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Kirby Bliss Blanton
ABC News retraces the events of Princess Diana's first and last tumultuous summer as a single woman, divorced from Prince Charles, caught between romantic affairs until the moment of her tragic and untimely death in a car accident in Paris. Rare interviews with close friends and her personal staff including her former butler, chef, bodyguard and press secretary expose what the Princess was thinking as she navigated between new relationships, the press and the public eye. "The Last 100 Days of Diana" celebrates the emergence of a "new" Diana determined to chart her own path.The two-hour broadcast is hosted by former ABC News "Nightline" co-anchor Martin Bashir, who won a prestigious BAFTA Award in 1996 for the only extended interview with the princess of Wales.
Diana's divorce had filled her with a violent revulsion against Prince Charles and all his works. Never again did she want to see a union jack, a guard of honour or a palace footman as long as she lived. Instead she had developed a huge thirst for the very opposite - the Islamic male, so exotic, so powerful, so uninhibited. She meant, of course, the upper-class Islamic male, though she also seemed to identify Islam with some kind of third-world solidarity that made her feel more like the People's Princess she had longed to be.
In the first instance, this led to the startling televised interview with the quite unknown Martin Bashir, not only Islamic but a good broadcast-reporter with the right voice and manner to encourage confidences. And soon, at a chance moment in a hospital waiting-room, she would meet the love of her life, heart-surgeon Hasnat Khan. Their two-year romance would bring her joy and frustration in equal parts, and it would lead indirectly to her death. Because a third Muslim would arrive on the scene, sponsored by his manipulative billionaire father, who had spotted an opportunity to score points against the nation that had declared him unworthy of citizenship. Meanwhile the hundred days were ticking by, fast.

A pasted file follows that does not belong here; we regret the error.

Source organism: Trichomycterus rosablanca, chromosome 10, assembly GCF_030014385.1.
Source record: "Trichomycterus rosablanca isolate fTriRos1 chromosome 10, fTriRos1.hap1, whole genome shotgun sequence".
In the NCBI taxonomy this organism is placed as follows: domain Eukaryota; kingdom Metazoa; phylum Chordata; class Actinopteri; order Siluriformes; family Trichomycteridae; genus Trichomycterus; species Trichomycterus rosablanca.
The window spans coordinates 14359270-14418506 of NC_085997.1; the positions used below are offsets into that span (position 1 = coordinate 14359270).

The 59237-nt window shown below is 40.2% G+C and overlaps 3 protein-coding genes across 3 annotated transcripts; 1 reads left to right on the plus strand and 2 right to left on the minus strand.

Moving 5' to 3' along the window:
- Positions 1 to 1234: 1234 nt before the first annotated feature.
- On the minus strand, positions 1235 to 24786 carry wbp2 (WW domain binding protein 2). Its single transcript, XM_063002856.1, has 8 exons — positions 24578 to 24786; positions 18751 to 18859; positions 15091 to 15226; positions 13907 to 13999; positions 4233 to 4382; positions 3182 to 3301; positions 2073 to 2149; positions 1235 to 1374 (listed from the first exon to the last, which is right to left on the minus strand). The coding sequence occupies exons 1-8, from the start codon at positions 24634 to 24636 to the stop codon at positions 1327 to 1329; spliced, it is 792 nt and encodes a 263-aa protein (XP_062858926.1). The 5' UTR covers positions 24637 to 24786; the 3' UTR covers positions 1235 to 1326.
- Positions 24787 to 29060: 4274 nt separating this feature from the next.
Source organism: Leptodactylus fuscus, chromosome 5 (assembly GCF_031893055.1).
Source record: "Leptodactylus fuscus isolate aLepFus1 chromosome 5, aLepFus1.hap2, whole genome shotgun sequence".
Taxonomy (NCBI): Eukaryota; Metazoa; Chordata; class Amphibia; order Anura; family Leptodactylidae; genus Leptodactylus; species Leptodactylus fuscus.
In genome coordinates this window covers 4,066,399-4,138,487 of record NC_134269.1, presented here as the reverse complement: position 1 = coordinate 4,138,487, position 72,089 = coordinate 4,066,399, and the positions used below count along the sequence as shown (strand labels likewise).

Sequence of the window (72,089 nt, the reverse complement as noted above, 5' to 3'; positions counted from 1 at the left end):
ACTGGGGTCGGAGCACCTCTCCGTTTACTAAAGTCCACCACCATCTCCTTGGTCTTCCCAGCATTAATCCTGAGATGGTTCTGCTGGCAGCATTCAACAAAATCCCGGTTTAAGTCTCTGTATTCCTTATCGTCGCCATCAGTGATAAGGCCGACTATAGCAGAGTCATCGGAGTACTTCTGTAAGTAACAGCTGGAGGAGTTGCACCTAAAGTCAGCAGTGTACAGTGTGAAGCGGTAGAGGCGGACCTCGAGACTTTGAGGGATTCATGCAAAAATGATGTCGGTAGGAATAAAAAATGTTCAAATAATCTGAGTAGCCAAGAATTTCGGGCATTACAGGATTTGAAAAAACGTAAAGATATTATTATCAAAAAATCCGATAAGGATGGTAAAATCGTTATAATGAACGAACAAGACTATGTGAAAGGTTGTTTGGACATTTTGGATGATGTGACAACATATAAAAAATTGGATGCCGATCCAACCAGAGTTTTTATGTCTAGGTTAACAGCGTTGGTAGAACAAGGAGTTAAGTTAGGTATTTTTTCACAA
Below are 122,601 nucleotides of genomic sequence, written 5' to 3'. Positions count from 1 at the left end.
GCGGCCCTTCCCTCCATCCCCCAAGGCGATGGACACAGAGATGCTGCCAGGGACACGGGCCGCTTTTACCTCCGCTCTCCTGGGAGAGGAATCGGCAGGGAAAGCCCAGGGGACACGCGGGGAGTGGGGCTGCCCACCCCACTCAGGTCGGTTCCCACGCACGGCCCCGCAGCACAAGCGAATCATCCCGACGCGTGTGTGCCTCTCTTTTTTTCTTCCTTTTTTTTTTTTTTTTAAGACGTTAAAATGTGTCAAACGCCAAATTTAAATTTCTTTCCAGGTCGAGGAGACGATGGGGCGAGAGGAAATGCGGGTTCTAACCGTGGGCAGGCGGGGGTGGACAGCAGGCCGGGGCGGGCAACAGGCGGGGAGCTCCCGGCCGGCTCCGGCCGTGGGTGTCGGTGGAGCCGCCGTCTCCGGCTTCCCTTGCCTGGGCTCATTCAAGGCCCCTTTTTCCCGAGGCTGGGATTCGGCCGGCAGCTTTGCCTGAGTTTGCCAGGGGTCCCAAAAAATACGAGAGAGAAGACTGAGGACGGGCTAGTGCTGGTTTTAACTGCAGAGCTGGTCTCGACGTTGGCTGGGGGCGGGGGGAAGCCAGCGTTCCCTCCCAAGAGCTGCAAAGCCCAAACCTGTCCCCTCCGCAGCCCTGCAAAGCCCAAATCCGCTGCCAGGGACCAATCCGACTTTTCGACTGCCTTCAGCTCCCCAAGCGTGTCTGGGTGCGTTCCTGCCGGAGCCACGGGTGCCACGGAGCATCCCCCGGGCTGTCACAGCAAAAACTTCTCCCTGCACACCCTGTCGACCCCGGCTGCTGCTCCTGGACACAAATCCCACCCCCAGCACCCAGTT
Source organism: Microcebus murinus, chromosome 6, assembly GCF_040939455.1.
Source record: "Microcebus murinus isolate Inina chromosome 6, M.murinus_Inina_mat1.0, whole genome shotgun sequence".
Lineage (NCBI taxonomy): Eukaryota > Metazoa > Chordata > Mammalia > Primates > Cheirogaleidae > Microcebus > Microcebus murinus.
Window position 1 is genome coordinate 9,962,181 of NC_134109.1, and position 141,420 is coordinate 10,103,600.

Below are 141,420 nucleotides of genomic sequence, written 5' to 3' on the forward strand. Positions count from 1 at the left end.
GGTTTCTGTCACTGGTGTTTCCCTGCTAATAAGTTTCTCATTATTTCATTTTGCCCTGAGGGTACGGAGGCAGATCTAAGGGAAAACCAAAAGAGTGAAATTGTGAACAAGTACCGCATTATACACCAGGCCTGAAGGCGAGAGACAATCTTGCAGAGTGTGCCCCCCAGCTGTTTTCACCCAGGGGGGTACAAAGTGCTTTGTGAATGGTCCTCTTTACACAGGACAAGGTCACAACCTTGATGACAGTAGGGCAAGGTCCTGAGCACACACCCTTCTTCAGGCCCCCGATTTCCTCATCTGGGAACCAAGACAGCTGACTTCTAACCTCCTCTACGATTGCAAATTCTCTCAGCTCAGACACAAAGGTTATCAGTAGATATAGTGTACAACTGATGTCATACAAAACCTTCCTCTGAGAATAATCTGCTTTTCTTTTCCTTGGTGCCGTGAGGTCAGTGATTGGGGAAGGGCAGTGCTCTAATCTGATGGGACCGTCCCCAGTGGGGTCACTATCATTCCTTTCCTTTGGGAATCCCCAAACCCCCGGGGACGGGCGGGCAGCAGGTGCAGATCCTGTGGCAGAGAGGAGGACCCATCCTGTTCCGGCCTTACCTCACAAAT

This film does not (mercifully) rake over the ashes of the murder theory, now discredited by anyone not delusional. But it does revive the question of Dodi's significance, or otherwise, in her life. Those wanting to prove that Dodi was 'the one' do have a few straws to grasp at, as eagerly seized-on by Mohammed Fayed and his paid mouthpiece Michael Cole. Her close friend Rosa Monckton reported that Diana had first described the relationship as 'bliss', before later deciding that it was just a summer romance. The Fayed camp seem to imply that Rosa had changed her story, perhaps under pressure from high places. Then there was her still-unexplained remark to the paparazzi that she would soon have surprise news for them. And then, of course, the famous ring, which was clearly a friendship ring only (she had declared to another of her old cronies that she needed another marriage like a hole in the head.)
But all the signs are that she was using Dodi to make Khan jealous. He was indeed uneasy about the relationship, though not for the reason she was hoping. He simply disapproved of Dodi and worried about Diana's future. Their strange, nervous farewell meeting on a bench in Hyde Park was not as final as it seemed. In Diana's last hours, Khan was known to be desperately trying to ring her.
The film is clearly meant to sound like a dramatic countdown of the last days, but we don't really get the drumbeat effect, and there's too much early history of Charles and Diana, which is strictly off-topic. Quite a gallery of commentators take their turn - Dickie Arbiter, Jeffrey Archer, Tina Brown, and the ubiquitous Paul Burrell, especially scathing about Dodi. Veteran royal reporter Richard Kay makes quite a good Greek chorus, though without contributing any new insights.
While she was married, people noted that every man on earth was in love with her, except her husband. While she was with Khan, people noted that every man on earth wanted to marry her, except her lover. No wonder she was ever so slightly mixed up.
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